Sunday, August 23, 2015

A promise to myself: I never "have" to run again.

You don't have to try so hard
You don't have to, give it all away
You just have to get up, get up, get up
You don't have to change a single thing.
You don't have to try.
Colbie Caillet

The 5:00 alarm sounds and I hit the snooze three times.  I want nothing more than to sleep in, but I get up because I "have" to run ten miles today, and I promised my daughter I would be home before she woke up.  
There is no questioning whether or not I will go,  I've "had" to run at least 10 miles every Sunday for the past 12 years. 

Having a hard time getting going, I have my little toast and some cinnamon coffee and sit down with a magazine. 

The first article I start to read is about balance.  Looks like it might be a good one, but I'll catch it later, because I "have" to go run.  

Stepping outside the humidity hits me like a wave of nausea and I decide to walk for a bit.  My body, from my neck to my hamstrings is sore from yesterdays workout.  I'm grouchy because all I want to do is have a second cup of coffee, chill on the couch and write.  And then it hit me- so why the hell am I not doing that?  A slow morning is what I've been craving for weeks!  And I turned around and walked home.  

Training is such a tricky balance.  

When we work hard and see success, we think that more is always better. We fight ourselves to the point of exhaustion. We become moody, irritable and tired, as we catalyze deconstructive effects on our body. Why do we do this to ourselves?  Any kind of stress, be it physical, mental or emotional produces hormones and neurochemicals that create inflammation and supress our immune system.  
We are not helping ourselves here people!

So, I vow that I never "have" to workout again. 

 I will train because I want to be successful for an upcoming event, but I will not stress on the off season.  
(And I will have an off season).
I will workout with you because it is fun to get stronger together. 
I will run trails because that is where I feel most free.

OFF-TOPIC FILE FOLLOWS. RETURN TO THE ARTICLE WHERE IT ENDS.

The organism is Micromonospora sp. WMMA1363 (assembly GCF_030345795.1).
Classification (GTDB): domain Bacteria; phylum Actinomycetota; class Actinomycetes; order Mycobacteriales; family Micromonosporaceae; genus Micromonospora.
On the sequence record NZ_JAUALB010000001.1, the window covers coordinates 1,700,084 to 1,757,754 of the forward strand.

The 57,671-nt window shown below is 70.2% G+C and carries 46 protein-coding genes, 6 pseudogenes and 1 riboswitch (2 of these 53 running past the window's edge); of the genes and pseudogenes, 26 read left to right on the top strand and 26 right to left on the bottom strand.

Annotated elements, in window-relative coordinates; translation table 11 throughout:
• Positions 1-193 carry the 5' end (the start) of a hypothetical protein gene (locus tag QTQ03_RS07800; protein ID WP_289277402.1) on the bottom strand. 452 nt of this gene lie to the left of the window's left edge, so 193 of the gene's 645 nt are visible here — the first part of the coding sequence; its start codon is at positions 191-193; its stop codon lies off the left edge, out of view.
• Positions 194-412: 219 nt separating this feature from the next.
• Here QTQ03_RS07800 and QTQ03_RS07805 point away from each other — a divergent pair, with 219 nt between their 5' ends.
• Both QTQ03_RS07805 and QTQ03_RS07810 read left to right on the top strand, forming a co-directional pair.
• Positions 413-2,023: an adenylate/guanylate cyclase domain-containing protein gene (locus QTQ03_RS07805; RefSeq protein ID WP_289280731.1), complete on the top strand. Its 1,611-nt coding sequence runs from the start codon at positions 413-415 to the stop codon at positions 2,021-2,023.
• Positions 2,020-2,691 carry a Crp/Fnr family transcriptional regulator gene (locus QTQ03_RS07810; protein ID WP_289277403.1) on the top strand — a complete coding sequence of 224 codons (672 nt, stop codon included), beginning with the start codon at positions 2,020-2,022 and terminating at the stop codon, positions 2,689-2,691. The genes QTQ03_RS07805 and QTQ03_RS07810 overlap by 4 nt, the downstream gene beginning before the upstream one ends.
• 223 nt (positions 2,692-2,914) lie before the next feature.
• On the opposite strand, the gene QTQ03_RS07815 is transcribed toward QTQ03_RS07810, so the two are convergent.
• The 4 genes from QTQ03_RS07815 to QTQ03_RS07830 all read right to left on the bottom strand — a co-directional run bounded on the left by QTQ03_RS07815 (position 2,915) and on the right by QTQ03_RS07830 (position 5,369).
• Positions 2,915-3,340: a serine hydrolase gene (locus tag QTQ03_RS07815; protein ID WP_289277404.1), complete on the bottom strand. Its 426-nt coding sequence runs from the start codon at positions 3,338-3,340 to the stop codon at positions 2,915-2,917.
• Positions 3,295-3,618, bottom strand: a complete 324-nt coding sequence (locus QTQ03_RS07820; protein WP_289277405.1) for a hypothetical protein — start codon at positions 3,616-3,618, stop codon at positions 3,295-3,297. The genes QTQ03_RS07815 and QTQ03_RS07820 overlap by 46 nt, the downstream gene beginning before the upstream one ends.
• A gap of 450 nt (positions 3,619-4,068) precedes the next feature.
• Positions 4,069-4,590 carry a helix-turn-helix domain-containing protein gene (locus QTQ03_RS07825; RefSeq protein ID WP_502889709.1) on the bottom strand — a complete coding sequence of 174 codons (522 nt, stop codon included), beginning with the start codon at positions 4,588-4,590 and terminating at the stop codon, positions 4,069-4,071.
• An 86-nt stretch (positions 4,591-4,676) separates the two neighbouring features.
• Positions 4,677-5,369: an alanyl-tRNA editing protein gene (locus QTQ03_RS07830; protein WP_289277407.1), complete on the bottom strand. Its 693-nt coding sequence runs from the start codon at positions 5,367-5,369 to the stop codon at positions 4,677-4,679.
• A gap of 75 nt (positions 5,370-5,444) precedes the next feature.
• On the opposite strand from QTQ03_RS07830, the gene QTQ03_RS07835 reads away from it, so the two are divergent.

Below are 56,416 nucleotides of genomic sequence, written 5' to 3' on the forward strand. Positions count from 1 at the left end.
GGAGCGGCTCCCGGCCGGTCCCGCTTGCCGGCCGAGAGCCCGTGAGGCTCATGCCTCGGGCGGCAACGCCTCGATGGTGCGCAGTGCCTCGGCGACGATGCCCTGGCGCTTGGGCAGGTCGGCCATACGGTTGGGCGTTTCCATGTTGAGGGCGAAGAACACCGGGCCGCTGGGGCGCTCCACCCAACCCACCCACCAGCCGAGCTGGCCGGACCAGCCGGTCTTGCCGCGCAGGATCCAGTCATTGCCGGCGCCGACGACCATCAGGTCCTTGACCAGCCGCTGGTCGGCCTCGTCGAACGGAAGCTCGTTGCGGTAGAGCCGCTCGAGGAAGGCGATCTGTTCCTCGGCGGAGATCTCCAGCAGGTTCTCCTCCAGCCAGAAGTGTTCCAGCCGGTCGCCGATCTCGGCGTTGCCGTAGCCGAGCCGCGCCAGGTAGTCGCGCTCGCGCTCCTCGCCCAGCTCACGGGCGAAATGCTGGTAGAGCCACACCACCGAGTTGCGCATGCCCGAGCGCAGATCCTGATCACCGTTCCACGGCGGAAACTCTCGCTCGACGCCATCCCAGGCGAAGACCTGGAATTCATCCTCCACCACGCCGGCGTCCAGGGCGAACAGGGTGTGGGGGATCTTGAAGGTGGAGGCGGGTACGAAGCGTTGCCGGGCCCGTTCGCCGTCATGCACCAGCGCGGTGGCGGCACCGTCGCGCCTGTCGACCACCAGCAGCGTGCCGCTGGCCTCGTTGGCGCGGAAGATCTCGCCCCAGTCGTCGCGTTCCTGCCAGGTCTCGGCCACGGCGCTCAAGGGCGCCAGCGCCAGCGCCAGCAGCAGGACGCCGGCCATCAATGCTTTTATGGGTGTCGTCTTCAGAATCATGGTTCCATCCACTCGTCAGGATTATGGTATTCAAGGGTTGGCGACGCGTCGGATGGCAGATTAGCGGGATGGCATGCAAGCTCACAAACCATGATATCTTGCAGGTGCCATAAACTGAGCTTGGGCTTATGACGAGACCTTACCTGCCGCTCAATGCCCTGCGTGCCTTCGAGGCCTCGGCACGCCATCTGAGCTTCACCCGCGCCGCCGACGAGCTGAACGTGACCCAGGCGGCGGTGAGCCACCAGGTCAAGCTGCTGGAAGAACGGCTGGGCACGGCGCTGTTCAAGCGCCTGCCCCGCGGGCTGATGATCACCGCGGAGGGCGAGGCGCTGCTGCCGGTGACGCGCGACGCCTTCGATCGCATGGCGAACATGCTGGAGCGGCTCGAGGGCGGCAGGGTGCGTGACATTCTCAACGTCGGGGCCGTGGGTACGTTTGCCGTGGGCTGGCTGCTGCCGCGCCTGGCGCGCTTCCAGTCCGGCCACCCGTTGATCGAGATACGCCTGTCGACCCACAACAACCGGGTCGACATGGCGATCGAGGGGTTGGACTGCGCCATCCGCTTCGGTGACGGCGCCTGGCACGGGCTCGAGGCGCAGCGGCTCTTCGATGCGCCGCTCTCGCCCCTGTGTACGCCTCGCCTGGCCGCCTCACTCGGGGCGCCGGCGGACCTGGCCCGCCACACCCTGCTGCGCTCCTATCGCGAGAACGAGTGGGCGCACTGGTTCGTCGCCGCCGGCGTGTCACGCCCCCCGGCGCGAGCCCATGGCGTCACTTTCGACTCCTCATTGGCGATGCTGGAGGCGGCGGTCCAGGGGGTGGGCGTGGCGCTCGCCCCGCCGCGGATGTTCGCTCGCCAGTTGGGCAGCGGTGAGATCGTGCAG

I will swim because it creates balance in my life.  
I'll bike with the group that helps build camaraderie and friendship.
I will walk when I need to. 

But today, I will eat banana pancakes with my daughter. 


Friday, August 7, 2015

Nothing to prove

"I'm good enough.
I'm smart enough.
And doggone it, people like me!" 
Daily Affirmations with Stuart Smalley

I'm going into this post knowing that my writing may be a bit controversial.....but I'm willing to go there, based on the fact that I can't get this off of my mind for the past few days.

After a few grouchy 15 milers in the heat, I decided last week that running the 100 miler at Big Cedar (and training for it right now in 107 degree temps) was not going to make me happy.
I was not upset about it at all.  As a matter of fact I knew that dropping to the 50K was going to be smarter right now on the path building to my big goal of Leadville next summer.  The only reason I signed up in the first place was because I had a moment of insanity when the Ironman was over.
I simply didn't know what to do with myself, so I decided "Hey- what the heck?  I'll just go run 100 miles."

The first rule of ultra running is to respect the distance.  I knew that I wasn't doing that, trying to run this race with such a short amount of training; so I hired a coach who will help push me out of my leisurely zone 1 runs and I hope to really kick ass at the 50K distance on this trail that I love.  

When I posted this "announcement" on Facebook- a good friend commented that "The only person runners have to prove anything to is themselves."
Whoa.  That got me thinking.
Have I been trying to prove something to myself or others over the past few years?  Proving that I'm good enough?  Proving that I am worthy?
The truth is- maybe in the beginning, yes.  I used to be horrible at comparing myself to others, especially in the years that I was trying to qualify for Boston.  I had the nerve to think that "everyone was watching me."
Ha!  How egotistical is that?  The truth is, everyone is concentrated on their own shit.  Their own goals. Their own lives.
Whether or not I qualified for Boston, or bonked at mile 18, running was a gift.  A blessing.

When I started running ultras, I began to realize this even more.  With every trip that I took, breath of fresh air, mountaintop vista, flora and fauna, canyon echo and river crossing I learned to love running for the places it took me.  I learned how special each moment I spent there was.
The reason why I can run 100 miles is because there is simply no place I would rather be.

Maybe I am lying to myself, but I'd like to think I have nothing left to prove.
To myself.  To others.
It's all an illusion anyway, this skin that embodies us.

I just want to seize the day, and enjoy the gift.